The abrupt loss of Ethiopia’s stake in the Port of Berbera in Somaliland, an autonomous region in northern Somalia which broke away and declared independence from Somalia in 1991, yet again raises a slew of issues that need to be addressed by the government. In March 2018 Ethiopia signed an agreement with Dubai-based port operator DP World and the Somaliland Port Authority to purchase a 19 percent share in the Port of Berbera and invest in infrastructure to develop the Berbera Corridor as another trade gateway. DP World was slated to hold a 51 percent stake in the project and Somaliland the remaining 30 percent. The reason the deal fell through was Ethiopia’s inability to fulfill some of the conditions required to complete it by the deadline set out in the agreement. Since no official explanation has been provided as to what conditions the Ethiopian government did not meet and the reasons thereof, speculations abound that political factors are to account for its decision to abandon the project. Only time will tell what the true cause is.
From negotiations to dotting the line on the agreement to the circumstances that led to Ethiopia’s failure to honor the deal, the mystery shrouding the entire process is emblematic of the opacity of the government. Generally speaking the administration of Prime Minister Abiy Ahmed (PhD) has a comparatively better record than his predecessors in regards to displaying transparency. Transparency is and should be the guiding principle to which the government needs to adhere to. The situation on the ground in Ethiopia, however, still leaves a lot to be desired. Consequently, the state of the flow of information in the government’s custody is woeful to say the least. Withholding information and whitewashing events which do not hold up the government in good light has become an ingrained habit. Rumors and intrigue are lent more credence than the truth due to the lack and/or distortion of information. This is one of the distinctive features of an opaque government.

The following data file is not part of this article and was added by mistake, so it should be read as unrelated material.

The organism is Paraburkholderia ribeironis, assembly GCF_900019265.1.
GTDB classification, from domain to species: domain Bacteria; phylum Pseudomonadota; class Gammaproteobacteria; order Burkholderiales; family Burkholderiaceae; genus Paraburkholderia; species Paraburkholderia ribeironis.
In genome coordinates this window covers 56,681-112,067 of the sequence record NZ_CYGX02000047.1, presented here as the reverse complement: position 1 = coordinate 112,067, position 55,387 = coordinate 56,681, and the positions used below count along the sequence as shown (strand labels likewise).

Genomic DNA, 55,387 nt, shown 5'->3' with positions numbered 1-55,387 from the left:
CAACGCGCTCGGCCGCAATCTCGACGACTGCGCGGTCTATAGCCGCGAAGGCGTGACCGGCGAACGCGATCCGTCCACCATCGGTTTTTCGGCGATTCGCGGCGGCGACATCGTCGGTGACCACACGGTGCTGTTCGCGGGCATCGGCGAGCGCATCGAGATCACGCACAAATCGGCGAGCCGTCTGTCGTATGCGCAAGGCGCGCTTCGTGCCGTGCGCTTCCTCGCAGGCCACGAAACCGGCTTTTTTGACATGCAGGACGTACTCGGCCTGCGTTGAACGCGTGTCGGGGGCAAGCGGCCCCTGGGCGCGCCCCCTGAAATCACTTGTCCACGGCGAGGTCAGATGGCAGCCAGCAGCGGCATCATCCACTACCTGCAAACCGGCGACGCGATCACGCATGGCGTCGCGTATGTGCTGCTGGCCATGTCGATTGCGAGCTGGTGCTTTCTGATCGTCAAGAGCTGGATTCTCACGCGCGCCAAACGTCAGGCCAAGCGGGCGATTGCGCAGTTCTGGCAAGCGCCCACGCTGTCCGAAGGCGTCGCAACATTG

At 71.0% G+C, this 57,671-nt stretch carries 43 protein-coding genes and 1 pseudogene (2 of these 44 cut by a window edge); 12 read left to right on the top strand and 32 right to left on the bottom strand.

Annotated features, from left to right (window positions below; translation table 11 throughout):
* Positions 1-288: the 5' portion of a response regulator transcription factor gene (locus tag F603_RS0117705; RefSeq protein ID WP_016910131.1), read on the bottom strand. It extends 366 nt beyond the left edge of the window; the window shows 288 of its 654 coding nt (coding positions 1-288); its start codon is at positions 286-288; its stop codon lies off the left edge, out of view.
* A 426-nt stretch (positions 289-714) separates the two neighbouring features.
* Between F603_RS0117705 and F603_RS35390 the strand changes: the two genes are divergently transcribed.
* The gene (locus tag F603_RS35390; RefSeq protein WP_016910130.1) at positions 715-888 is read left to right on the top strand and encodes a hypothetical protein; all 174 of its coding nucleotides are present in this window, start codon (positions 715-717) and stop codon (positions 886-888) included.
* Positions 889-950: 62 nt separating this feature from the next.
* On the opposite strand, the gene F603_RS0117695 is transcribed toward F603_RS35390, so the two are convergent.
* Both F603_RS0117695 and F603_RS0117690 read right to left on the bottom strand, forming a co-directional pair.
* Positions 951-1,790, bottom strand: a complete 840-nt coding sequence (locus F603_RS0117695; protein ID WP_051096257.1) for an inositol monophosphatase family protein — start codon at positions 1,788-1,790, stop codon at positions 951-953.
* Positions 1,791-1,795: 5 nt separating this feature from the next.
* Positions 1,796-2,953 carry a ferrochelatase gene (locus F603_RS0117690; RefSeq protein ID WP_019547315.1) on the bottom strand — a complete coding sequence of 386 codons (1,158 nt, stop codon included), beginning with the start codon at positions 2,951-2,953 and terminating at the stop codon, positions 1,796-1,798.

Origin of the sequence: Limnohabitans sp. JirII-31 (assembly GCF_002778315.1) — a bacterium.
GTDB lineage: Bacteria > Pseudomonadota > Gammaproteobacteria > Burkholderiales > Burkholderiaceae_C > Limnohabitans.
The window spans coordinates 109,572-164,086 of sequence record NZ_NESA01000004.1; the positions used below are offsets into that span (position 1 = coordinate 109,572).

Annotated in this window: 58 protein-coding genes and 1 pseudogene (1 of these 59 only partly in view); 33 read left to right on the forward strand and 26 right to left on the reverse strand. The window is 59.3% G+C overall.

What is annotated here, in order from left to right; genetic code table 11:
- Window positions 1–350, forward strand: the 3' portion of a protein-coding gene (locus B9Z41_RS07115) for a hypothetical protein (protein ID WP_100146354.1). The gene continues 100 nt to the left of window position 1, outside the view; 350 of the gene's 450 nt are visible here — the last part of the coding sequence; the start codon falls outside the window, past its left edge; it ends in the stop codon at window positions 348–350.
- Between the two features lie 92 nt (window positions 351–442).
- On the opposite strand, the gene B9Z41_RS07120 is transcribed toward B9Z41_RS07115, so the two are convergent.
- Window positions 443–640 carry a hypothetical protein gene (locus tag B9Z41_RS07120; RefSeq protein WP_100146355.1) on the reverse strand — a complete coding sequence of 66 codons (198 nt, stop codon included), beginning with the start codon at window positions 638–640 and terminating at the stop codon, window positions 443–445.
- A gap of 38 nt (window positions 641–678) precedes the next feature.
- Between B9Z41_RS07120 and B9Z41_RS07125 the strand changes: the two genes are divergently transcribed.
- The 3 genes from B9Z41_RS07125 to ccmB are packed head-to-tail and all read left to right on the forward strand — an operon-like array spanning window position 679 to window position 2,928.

It’s a rule of thumb that with the exception of legally protected information or matters concerning national security a government must demonstrate transparency in everything it does. In fact the Ethiopian constitution explicitly stipulates that the conduct of affairs of government shall be transparent. Unfortunately, the Ethiopian government’s woeful performance in terms of translating this commandment into action has left the public’s expression of grievance in response to bad governance and endemic corruption unanswered. What infuriates the public even more is the fact that officials mired to their neck in these misdeeds are reassigned to other posts without offering convincing justifications. And it’s unclear if the few who are indicted on criminal charges will be prosecuted to the full extent of the law or just get a slap on the wrist. All this has disillusioned the public and eroded its confidence in the government. The relationship between the government and the people cannot be anchored in mutual trust when secrecy is the former’s default mode.
A government which claims to have been voted into office by an overwhelming margin has a solemn obligation to avail credible and up-to-date information to citizens in compliance with its duty to abide by the principles of transparency and accountability. Unfortunately, the fact that it keeps coming up short in discharging this responsibility has meant that by and large the public has no choice but to consume unreliable or false information peddled by social media and utterly biased mainstream media based overseas. Providing timely information on matters of public interest is paramount to enabling the government garner public support in executing the weighty tasks entrusted to it, including ensuring law and order, bringing the debilitating inflation down to tolerable levels, and arresting the alarming spread of corruption. If the government is genuinely committed to creating a durable bond between it and the people it’s imperative that it keep them abreast of important developments impacting their livelihood.
The speculations swirling over Ethiopia’s forfeiture of its stake in the Port of Berbera underscore the government’s obligation to uphold the principle of transparency in everything it does. The sad state of transparency is a major factor to blame for many of the ills besetting Ethiopian society: bad governance, poverty, rampant corruption and encroachment of fundamental rights and freedoms to name a few. Citizens have the right to know anything affecting the affairs of them and the nation. If Ethiopians’ long-held aspiration for peace, democracy, rule of law and prosperity is to be realized it’s incumbent on the government to make every effort to ensure the prevalence of transparency. Whatever stands in the attainment of these ideals is bound to have grim consequences for everyone.